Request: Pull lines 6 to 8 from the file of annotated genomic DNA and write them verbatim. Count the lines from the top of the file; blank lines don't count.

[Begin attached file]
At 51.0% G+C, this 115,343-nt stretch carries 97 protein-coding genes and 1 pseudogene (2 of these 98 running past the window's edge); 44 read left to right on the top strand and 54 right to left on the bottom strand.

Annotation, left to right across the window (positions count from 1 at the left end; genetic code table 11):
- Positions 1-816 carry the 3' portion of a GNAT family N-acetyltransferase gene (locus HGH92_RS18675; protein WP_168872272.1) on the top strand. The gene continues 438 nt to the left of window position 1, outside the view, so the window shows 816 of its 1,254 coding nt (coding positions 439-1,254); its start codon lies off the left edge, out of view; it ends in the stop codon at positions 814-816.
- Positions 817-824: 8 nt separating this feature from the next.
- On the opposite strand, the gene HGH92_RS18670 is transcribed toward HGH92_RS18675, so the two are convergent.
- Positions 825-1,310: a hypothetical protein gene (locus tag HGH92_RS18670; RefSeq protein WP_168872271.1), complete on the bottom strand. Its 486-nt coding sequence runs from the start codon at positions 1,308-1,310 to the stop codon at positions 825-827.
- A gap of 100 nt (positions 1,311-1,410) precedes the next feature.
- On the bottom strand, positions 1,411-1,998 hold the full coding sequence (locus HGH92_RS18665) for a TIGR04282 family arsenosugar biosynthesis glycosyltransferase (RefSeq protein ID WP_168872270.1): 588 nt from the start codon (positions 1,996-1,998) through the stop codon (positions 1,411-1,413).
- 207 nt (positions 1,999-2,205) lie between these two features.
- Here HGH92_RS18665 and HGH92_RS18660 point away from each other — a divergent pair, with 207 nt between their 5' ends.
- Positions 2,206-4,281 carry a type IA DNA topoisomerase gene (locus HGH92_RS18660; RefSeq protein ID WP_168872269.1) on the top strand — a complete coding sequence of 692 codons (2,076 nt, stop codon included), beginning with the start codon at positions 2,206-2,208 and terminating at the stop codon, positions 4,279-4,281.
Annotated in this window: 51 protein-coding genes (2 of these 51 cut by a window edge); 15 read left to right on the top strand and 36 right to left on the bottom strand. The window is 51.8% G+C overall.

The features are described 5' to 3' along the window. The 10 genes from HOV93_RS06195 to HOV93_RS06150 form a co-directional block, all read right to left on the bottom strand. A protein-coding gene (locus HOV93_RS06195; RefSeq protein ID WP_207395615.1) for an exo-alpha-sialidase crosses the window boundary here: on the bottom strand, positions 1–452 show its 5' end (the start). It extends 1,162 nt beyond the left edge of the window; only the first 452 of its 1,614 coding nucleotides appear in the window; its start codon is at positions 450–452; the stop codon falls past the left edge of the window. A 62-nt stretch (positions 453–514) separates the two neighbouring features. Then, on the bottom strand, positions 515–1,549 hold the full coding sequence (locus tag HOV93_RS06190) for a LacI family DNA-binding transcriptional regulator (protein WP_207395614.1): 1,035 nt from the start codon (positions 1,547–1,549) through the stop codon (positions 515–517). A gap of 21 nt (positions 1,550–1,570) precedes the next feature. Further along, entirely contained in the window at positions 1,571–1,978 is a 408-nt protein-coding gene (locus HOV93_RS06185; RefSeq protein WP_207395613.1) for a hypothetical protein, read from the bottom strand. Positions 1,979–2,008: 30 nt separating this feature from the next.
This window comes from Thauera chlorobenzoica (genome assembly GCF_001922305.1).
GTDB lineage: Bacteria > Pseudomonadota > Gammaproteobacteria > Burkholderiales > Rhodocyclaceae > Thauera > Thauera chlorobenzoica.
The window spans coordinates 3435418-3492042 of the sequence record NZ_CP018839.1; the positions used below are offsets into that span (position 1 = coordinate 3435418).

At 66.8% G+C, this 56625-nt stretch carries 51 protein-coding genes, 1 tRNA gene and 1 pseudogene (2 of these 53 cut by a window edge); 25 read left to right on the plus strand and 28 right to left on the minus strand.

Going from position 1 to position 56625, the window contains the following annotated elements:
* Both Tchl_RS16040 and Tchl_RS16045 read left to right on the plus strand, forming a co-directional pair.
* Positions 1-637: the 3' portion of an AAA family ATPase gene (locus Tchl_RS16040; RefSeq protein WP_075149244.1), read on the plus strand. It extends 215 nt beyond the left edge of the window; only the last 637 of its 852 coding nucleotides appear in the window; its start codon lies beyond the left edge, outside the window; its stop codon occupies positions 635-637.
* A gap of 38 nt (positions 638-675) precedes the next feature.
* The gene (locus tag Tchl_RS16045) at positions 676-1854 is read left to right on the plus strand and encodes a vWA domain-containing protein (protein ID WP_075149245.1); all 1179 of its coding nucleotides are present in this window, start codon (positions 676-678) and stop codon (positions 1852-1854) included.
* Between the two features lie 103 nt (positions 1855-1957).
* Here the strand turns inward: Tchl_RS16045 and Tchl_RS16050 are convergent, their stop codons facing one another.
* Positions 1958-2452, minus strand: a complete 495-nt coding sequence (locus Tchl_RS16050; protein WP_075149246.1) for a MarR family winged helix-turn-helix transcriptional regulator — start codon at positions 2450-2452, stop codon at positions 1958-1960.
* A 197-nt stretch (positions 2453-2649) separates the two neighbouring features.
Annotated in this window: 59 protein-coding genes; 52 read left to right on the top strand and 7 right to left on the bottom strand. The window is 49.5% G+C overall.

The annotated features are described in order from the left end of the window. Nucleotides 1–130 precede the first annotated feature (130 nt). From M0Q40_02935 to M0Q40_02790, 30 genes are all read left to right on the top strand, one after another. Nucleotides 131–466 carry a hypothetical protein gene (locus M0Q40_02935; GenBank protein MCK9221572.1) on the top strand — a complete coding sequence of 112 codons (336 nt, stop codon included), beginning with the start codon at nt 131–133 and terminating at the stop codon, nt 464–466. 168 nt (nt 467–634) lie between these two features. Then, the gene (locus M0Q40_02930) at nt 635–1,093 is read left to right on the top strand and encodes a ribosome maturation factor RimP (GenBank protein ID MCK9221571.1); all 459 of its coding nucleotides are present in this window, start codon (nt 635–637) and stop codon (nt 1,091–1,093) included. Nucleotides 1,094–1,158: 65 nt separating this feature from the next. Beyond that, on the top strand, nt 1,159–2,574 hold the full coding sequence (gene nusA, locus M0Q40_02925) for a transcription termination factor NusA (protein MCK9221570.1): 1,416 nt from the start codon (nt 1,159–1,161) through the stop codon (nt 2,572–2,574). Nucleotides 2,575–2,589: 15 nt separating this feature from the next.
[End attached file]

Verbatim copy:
- Positions 825-1,310: a hypothetical protein gene (locus tag HGH92_RS18670; RefSeq protein WP_168872271.1), complete on the bottom strand. Its 486-nt coding sequence runs from the start codon at positions 1,308-1,310 to the stop codon at positions 825-827.
- A gap of 100 nt (positions 1,311-1,410) precedes the next feature.
- On the bottom strand, positions 1,411-1,998 hold the full coding sequence (locus HGH92_RS18665) for a TIGR04282 family arsenosugar biosynthesis glycosyltransferase (RefSeq protein ID WP_168872270.1): 588 nt from the start codon (positions 1,996-1,998) through the stop codon (positions 1,411-1,413).